Before choosing an investment plan, parents must take into consideration the effect of inflation, which may increase the current cost many-folds, resulting in a higher fund requirement in the future.
With the rising cost of living as well that of education, marriage etc, making proper investments is a matter of concern for most of the parents to make funds available to meet the financial goals for their daughter(s) as and when required.
Before choosing an investment plan, therefore, parents must take into consideration the effect of inflation, which may increase the current cost many-folds, resulting in a higher fund requirement in the future.
Assuming that the requirement of Rs 1 crore has been calculated keeping in mind the effect of inflation and also the time when the girl turns 21-year old, let’s evaluate the three investment options and the amount to be invested periodically to achieve the target on time.
Sukanya Samriddhi Yojana (SSY)
Among the several investment avenues to reach the goal, SSY has become a very popular choice due to attractive interest rate, complete tax benefits and sovereign guarantee. However, there is a limit on investments per financial year, which is currently Rs 1,50,000. If the current interest rate of 8.5 per cent and investments as per the limit continue and the parent of a daughter starts investing from the year of the birth of the girl, the maximum Rs 74,96,802 would be accumulated in the SSY account at the end of 21 years, if Rs 1,50,000 is invested at the beginning of every year for 15 years.
So, SSY alone won’t be sufficient to accumulate Rs 1 core in 21 years. Moreover, as the age of the girl increases, lesser will be the return till the age of 10, as an SSY account may be opened for a girl child till she turns 10 years old.
Unit-linked Insurance Plan (ULIP)
Along with insurance, ULIPs also provide an investment option through the equity route. While the insurance part ensures additional security, equity investments bear the market risks, but generate higher return over the long term. ULIP investments are also completely tax-free.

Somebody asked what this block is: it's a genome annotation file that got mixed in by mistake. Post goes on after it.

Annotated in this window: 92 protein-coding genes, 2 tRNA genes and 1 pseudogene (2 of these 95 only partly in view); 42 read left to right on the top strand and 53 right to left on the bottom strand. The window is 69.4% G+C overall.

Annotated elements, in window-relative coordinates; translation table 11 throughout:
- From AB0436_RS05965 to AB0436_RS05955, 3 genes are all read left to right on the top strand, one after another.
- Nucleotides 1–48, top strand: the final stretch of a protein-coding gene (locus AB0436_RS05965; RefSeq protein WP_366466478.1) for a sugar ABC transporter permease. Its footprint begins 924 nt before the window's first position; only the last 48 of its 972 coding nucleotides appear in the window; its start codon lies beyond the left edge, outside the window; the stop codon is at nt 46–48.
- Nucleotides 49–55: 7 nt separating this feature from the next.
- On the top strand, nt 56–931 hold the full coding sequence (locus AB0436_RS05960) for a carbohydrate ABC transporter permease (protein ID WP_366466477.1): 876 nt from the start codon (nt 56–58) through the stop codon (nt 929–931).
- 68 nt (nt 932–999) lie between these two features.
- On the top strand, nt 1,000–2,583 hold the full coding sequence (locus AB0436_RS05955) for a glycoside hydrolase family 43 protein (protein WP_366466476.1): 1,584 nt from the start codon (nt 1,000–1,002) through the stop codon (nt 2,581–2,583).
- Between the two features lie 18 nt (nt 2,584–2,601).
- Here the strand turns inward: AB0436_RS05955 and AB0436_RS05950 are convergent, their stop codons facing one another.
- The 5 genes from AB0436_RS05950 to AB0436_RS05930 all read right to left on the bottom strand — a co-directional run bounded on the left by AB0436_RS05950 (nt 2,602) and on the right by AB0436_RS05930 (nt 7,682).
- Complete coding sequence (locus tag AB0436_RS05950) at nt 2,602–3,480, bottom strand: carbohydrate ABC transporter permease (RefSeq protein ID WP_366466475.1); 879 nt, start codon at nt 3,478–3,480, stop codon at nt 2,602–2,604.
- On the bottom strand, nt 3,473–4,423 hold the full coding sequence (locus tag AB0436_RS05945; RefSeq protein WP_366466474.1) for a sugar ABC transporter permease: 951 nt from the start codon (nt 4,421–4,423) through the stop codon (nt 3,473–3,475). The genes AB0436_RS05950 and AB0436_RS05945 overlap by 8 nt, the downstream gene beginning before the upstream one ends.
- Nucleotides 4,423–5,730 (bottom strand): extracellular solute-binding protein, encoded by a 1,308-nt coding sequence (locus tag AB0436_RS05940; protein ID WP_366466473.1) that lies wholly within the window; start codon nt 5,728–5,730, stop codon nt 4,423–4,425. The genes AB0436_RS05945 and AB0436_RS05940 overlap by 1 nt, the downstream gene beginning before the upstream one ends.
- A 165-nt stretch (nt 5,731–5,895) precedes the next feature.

Assuming that ULIPs take the conservative route generating about 9 per cent long-term compound annual growth rate (CAGR), about Rs 15,541 need to be invested at the beginning of every month (i.e. about Rs 1,86,493 every year) for 20 years starting from the year of birth of the girl.
Mutual Fund (MF)
Investments in MFs are subject to market risk depending on the category of a fund, but generate higher returns than other investment options over the long term. Investments in equity-linked saving schemes (i.e. ELSS category of MFs) enjoy tax deductions u/s 80C, while other categories don’t enjoy such benefit. Moreover, from this year, 10 per cent long-term capital gain (LTCG) tax has been imposed on equity MFs over the LTCG of Rs 1 lakh on redemptions made in a financial year. The gains from MFs are considered long term, if redemption is made after one year from the date of investment.
Assuming long-term CAGR of 12 per cent, a person has to start a monthly SIP of about Rs 10,871 (i.e. about Rs 1,30,455 per year) for 20 years to accumulate a corpus of Rs 1 crore (without considering the LTCG tax of approximately Rs 7.29 lakh).